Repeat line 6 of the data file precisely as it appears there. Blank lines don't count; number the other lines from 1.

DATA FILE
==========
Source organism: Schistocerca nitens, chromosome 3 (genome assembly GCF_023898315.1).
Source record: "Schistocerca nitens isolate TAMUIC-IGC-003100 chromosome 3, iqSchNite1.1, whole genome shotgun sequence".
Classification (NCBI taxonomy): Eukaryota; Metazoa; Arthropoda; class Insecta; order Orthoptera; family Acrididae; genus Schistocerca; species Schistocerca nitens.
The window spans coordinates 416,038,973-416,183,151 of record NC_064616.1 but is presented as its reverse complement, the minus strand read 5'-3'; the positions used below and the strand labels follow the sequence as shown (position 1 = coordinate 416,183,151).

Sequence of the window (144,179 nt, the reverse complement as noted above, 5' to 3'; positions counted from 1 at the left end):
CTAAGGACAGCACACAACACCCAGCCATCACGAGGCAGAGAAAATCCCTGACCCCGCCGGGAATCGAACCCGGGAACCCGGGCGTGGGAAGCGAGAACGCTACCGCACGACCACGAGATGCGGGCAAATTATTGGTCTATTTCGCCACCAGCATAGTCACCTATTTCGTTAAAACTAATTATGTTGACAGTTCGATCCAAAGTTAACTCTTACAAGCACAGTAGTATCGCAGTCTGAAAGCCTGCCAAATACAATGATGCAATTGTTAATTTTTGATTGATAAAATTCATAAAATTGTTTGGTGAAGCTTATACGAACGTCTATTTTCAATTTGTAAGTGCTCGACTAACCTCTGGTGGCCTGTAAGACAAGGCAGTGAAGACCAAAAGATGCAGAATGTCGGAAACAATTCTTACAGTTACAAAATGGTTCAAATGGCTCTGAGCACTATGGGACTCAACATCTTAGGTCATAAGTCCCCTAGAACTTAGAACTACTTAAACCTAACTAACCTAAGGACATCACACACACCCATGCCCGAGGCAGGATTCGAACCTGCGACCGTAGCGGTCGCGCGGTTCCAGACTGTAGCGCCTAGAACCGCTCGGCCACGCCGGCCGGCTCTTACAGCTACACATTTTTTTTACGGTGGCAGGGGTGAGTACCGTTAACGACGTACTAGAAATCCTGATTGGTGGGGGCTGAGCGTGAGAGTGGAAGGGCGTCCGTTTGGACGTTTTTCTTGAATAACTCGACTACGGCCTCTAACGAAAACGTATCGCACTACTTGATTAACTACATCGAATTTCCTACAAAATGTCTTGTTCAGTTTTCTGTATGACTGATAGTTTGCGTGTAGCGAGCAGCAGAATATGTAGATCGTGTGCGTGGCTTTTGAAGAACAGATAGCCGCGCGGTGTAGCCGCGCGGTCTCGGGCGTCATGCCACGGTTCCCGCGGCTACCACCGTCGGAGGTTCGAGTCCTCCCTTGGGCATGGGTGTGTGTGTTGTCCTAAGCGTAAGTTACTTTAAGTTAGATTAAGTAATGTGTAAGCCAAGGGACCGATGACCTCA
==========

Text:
CTAAGGACAGCACACAACACCCAGCCATCACGAGGCAGAGAAAATCCCTGACCCCGCCGGGAATCGAACCCGGGAACCCGGGCGTGGGAAGCGAGAACGCTACCGCACGACCACGAGATGCGGGCAAATTATTGGTCTATTTCGCCACCAGCATAGTCACCTATTTCGTTAAAACTAATTATGTTGACAGTTCGATCCAAAGTTAACTCTTACAAGCACAGTAGTATCGCAGTCTGAAAGCCTGCCAAATACAATGATGCAATTGTTAATTTTTGATTGATAAAATTCATAAAATTGTTTGGTGAAGCTTATACGAACGTCTATTTTCAATTTGTAAGTGCTCGACTAACCTCTGGTGGCCTGTAAGACAAGGCAGTGAAGACCAAAAGATGCAGAATGTCGGAAACAATTCTTACAGTTACAAAATGGTTCAAATGGCTCTGAGCACTATGGGACTCAACATCTTAGGTCATAAGTCCCCTAGAACTTAGAACTACTTAAACCTAACTAACCTAAGGACATCACACACACCCATGCCCGAGGCAGGATTCGAACCTGCGACCGTAGCGGTCGCGCGGTTCCAGACTGTAGCGCCTAGAACCGCTCGGCCACGCCGGCCGGCTCTTACAGCTACACATTTTTTTTACGGTGGCAGGGGTGAGTACCGTTAACGACGTACTAGAAATCCTGATTGGTGGGGGCTGAGCGTGAGAGTGGAAGGGCGTCCGTTTGGACGTTTTTCTTGAATAACTCGACTACGGCCTCTAACGAAAACGTATCGCACTACTTGATTAACTACATCGAATTTCCTACAAAATGTCTTGTTCAGTTTTCTGTATGACTGATAGTTTGCGTGTAGCGAGCAGCAGAATATGTAGATCGTGTGCGTGGCTTTTGAAGAACAGATAGCCGCGCGGTGTAGCCGCGCGGTCTCGGGCGTCATGCCACGGTTCCCGCGGCTACCACCGTCGGAGGTTCGAGTCCTCCCTTGGGCATGGGTGTGTGTGTTGTCCTAAGCGTAAGTTACTTTAAGTTAGATTAAGTAATGTGTAAGCCAAGGGACCGATGACCTCA